God’s deliverance from is God’s salvation. Once the people passed through the Red Sea, and the sea crashed down upon the mighty armies of Egypt, their deliverance was complete. There would be no turning back and there would be no danger of Egypt reaching past the sea and dragging them back. They were now, suddenly and dramatically, a free people.

Once saved, always saved! God never returned the rebellious people to the place of their bondage and suffering.

God’s Visible Presence and Power

Over the course of probably the better part of a year, and maybe even longer, God authenticated God’s message and intentions to Pharaoh and all Egypt through Moses and Aaron. For thousands of years, the story of the Ten Plagues has been commemorated in every Passover Seder.

God’s redemption of God’s people from the angel of death, God’s protection of all the faithful from the worst of the plagues, and God’s Shekinah glory in fire and cloud, guiding and protecting all who followed the Lord through the Red Sea and into the wilderness are warmly familiar accounts.

God’s Voice to the People

Early in their sojourn, God gathered the people around Mount Sinai upon which rested the cloud of God’s glory. From this place, God spoke in the hearing of all the people.

Moses came, summoned the elders of the people, and set before them all these words that the Lord had commanded him.

The people all answered as one: “Everything that the Lord has spoken we will do.”

Moses reported the words of the people to the Lord. Then the Lord said to Moses, “I am going to come to you in a dense cloud, in order that the people may hear when I speak with you and so trust you ever after.”

. . . On the morning of the third day there was thunder and lightning, as well as a thick cloud on the mountain, and a blast of a trumpet so loud that all the people who were in the camp trembled.

Moses brought the people out of the camp to meet God.

They took their stand at the foot of the mountain. Now Mount Sinai was wrapped in smoke, because the Lord had descended upon it in fire; the smoke went up like the smoke of a kiln, while the whole mountain shook violently.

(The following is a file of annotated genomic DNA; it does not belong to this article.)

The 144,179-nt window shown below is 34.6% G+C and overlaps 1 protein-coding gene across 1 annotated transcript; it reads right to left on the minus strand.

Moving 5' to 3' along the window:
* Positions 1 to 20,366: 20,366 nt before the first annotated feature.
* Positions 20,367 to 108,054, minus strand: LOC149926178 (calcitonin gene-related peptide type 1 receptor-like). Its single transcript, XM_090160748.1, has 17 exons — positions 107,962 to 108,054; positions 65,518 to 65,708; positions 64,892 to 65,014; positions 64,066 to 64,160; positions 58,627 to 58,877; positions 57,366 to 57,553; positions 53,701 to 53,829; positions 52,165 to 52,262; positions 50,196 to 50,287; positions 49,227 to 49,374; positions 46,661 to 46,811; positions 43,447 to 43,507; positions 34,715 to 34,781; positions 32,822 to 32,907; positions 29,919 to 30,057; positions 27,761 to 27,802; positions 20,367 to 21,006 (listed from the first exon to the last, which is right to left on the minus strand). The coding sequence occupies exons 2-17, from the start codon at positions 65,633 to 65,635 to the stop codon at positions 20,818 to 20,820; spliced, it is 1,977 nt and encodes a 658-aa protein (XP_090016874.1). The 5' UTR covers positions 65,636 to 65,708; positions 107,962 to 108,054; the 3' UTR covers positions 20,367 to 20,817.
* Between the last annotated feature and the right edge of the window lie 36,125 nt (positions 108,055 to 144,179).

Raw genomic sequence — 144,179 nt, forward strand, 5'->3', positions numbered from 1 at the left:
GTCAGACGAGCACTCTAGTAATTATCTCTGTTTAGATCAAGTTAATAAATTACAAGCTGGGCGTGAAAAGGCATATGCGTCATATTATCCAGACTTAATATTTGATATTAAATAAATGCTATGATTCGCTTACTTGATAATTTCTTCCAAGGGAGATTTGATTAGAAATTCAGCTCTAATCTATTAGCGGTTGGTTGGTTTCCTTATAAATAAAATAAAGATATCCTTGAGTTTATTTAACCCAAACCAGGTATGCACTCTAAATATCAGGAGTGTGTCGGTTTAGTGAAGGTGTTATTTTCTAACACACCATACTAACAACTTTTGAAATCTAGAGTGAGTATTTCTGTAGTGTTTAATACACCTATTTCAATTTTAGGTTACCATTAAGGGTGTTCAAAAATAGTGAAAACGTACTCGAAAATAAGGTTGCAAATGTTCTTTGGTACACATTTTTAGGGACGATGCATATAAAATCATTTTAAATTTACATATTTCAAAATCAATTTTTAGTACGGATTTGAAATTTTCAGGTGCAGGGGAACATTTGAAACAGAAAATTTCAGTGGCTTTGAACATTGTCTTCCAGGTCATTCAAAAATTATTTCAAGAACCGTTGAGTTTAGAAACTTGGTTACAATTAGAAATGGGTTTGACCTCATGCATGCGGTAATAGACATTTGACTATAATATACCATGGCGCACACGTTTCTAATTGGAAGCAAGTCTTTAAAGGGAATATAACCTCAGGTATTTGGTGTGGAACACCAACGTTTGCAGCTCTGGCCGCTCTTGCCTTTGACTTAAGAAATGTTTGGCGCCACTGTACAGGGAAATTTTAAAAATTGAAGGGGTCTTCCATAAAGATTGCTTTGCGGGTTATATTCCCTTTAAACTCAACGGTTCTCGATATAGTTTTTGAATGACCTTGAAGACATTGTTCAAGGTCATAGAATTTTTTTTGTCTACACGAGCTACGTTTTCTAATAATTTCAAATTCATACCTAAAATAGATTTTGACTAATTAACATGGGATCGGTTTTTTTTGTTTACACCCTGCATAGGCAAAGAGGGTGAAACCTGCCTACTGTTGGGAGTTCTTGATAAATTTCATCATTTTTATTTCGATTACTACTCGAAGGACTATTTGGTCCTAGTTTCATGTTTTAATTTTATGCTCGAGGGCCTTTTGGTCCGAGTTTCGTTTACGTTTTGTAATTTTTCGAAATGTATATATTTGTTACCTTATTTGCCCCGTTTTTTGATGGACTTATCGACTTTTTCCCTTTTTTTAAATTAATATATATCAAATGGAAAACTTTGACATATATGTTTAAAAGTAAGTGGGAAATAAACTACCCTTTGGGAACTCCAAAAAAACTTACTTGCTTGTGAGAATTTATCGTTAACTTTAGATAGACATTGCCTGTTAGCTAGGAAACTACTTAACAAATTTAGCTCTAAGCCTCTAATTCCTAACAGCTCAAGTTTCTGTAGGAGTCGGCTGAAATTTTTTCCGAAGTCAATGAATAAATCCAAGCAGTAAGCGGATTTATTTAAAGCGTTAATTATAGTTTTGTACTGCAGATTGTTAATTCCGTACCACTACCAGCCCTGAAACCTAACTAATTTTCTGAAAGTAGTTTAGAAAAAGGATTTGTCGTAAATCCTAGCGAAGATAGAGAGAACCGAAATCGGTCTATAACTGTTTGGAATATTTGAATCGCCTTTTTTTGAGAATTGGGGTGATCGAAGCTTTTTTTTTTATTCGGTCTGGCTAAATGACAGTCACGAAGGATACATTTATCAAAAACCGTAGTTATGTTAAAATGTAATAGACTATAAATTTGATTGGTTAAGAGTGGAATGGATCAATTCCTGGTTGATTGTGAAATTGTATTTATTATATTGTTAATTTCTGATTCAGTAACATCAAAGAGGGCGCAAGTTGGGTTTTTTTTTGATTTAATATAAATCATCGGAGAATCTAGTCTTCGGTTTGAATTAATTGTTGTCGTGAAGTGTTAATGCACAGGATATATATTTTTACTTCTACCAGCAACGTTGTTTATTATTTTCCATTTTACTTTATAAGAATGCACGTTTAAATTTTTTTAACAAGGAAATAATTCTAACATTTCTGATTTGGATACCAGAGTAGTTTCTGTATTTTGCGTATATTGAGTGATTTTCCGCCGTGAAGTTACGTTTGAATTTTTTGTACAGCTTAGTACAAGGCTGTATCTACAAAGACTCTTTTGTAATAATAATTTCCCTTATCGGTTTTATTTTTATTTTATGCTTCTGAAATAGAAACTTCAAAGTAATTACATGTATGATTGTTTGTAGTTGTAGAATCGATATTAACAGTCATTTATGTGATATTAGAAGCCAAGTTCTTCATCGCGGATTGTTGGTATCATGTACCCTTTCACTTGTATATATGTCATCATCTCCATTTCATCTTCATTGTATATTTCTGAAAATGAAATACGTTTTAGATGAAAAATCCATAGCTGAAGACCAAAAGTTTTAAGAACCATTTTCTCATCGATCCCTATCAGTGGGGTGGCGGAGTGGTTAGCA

As the blast of the trumpet grew louder and louder, Moses would speak and God would answer him in thunder.

. . . When all the people witnessed the thunder and lightning, the sound of the trumpet, and the mountain smoking, they were afraid and trembled and stood at a distance, and said to Moses, “You speak to us, and we will listen; but do not let God speak to us, or we will die.

Moses said to the people, “Do not be afraid; for God has come only to test you and to put the fear of him upon you so that you do not sin.”

Then the people stood at a distance, while Moses drew near to the thick darkness where God was.

Exodus 19:7-8, 16-19, 20:18-21 (NRSV)
By Jan and Kaspar Luiken – Alle de werken van Flavius Josephus,, Public Domain, https://commons.wikimedia.org/w/index.php?curid=41313941

The people heard God, knew this was God’s voice, feared God, and with unreserved passion, promised to do all that God commanded.

Here the covenant was initiated by God and entered into by the people.

God never breaks covenant. They were now and would remain forever redeemed from their bondage in Egypt as God’s treasured people.


The people at the foot of Mount Sinai | James Tissot (1836 – 1902) The Brooklyn Museum, Public Domain